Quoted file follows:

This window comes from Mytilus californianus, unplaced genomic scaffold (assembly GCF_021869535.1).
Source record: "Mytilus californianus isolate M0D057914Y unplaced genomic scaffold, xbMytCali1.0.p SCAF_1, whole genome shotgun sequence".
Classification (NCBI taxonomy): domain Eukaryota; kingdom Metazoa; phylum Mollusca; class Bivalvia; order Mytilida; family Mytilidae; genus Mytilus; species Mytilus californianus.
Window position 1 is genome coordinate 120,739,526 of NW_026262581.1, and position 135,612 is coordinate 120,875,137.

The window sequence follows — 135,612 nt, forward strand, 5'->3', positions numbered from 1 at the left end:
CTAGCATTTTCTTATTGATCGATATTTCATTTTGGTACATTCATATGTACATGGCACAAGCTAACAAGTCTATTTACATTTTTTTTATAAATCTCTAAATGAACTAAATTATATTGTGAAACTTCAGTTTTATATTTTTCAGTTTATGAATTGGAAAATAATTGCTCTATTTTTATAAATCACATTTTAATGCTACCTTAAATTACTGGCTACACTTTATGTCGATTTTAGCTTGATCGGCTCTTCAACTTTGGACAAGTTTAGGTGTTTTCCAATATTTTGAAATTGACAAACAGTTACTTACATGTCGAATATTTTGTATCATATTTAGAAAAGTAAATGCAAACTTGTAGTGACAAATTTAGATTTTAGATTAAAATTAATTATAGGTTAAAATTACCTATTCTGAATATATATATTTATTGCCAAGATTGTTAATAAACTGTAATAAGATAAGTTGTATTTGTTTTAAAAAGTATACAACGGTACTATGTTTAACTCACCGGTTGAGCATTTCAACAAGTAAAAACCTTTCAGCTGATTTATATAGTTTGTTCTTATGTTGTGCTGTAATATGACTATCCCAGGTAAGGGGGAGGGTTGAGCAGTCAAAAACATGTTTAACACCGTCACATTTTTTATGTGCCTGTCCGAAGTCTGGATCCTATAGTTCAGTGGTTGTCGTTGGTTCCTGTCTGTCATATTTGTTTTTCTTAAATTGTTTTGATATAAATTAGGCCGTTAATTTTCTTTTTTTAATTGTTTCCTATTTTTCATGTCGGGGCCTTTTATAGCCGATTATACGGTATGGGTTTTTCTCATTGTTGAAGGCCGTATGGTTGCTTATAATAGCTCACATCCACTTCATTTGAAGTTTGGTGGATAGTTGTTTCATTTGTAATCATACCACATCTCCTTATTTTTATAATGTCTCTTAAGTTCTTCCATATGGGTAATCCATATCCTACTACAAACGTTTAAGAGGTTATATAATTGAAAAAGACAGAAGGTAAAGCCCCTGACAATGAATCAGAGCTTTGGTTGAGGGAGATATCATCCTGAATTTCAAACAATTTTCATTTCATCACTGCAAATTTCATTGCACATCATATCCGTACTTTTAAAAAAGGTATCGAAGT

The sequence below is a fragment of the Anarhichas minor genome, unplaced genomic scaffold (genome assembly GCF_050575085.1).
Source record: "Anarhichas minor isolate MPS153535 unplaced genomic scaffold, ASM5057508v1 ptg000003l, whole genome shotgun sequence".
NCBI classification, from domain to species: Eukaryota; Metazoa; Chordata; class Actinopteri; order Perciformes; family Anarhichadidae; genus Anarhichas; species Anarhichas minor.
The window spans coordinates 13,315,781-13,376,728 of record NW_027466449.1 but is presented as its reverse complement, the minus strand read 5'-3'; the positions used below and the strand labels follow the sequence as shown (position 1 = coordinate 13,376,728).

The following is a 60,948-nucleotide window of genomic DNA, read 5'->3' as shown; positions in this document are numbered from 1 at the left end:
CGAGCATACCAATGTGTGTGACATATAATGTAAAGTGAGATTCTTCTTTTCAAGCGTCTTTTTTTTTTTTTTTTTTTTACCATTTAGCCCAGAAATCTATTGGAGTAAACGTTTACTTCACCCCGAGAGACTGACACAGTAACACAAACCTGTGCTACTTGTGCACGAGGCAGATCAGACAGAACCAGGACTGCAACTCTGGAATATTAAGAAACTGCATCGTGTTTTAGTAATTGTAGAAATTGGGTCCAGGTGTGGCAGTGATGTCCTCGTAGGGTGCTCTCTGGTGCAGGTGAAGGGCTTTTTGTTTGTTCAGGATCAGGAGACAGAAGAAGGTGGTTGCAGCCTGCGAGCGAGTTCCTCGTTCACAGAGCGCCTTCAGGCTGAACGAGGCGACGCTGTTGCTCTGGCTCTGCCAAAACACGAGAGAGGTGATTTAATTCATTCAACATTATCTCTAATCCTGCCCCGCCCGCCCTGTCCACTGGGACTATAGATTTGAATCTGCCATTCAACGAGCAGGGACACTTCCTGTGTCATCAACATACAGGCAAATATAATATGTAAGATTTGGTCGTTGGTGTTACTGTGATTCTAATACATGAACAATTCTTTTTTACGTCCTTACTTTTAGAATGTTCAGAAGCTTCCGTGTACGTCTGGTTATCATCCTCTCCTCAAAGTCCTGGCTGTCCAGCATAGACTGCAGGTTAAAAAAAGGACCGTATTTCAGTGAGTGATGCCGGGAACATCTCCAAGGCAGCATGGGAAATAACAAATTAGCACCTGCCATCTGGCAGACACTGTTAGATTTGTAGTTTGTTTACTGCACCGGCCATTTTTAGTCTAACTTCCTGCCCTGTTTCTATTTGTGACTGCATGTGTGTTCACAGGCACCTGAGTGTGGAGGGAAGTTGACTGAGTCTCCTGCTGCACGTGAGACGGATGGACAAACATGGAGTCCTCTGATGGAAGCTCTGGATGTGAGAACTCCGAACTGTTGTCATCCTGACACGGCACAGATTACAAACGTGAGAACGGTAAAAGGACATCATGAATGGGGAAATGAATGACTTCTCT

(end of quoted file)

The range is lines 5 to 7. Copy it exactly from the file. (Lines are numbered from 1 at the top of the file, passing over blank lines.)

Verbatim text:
The window sequence follows — 135,612 nt, forward strand, 5'->3', positions numbered from 1 at the left end:
CTAGCATTTTCTTATTGATCGATATTTCATTTTGGTACATTCATATGTACATGGCACAAGCTAACAAGTCTATTTACATTTTTTTTATAAATCTCTAAATGAACTAAATTATATTGTGAAACTTCAGTTTTATATTTTTCAGTTTATGAATTGGAAAATAATTGCTCTATTTTTATAAATCACATTTTAATGCTACCTTAAATTACTGGCTACACTTTATGTCGATTTTAGCTTGATCGGCTCTTCAACTTTGGACAAGTTTAGGTGTTTTCCAATATTTTGAAATTGACAAACAGTTACTTACATGTCGAATATTTTGTATCATATTTAGAAAAGTAAATGCAAACTTGTAGTGACAAATTTAGATTTTAGATTAAAATTAATTATAGGTTAAAATTACCTATTCTGAATATATATATTTATTGCCAAGATTGTTAATAAACTGTAATAAGATAAGTTGTATTTGTTTTAAAAAGTATACAACGGTACTATGTTTAACTCACCGGTTGAGCATTTCAACAAGTAAAAACCTTTCAGCTGATTTATATAGTTTGTTCTTATGTTGTGCTGTAATATGACTATCCCAGGTAAGGGGGAGGGTTGAGCAGTCAAAAACATGTTTAACACCGTCACATTTTTTATGTGCCTGTCCGAAGTCTGGATCCTATAGTTCAGTGGTTGTCGTTGGTTCCTGTCTGTCATATTTGTTTTTCTTAAATTGTTTTGATATAAATTAGGCCGTTAATTTTCTTTTTTTAATTGTTTCCTATTTTTCATGTCGGGGCCTTTTATAGCCGATTATACGGTATGGGTTTTTCTCATTGTTGAAGGCCGTATGGTTGCTTATAATAGCTCACATCCACTTCATTTGAAGTTTGGTGGATAGTTGTTTCATTTGTAATCATACCACATCTCCTTATTTTTATAATGTCTCTTAAGTTCTTCCATATGGGTAATCCATATCCTACTACAAACGTTTAAGAGGTTATATAATTGAAAAAGACAGAAGGTAAAGCCCCTGACAATGAATCAGAGCTTTGGTTGAGGGAGATATCATCCTGAATTTCAAACAATTTTCATTTCATCACTGCAAATTTCATTGCACATCATATCCGTACTTTTAAAAAAGGTATCGAAGT

The sequence below is a fragment of the Anarhichas minor genome, unplaced genomic scaffold (genome assembly GCF_050575085.1).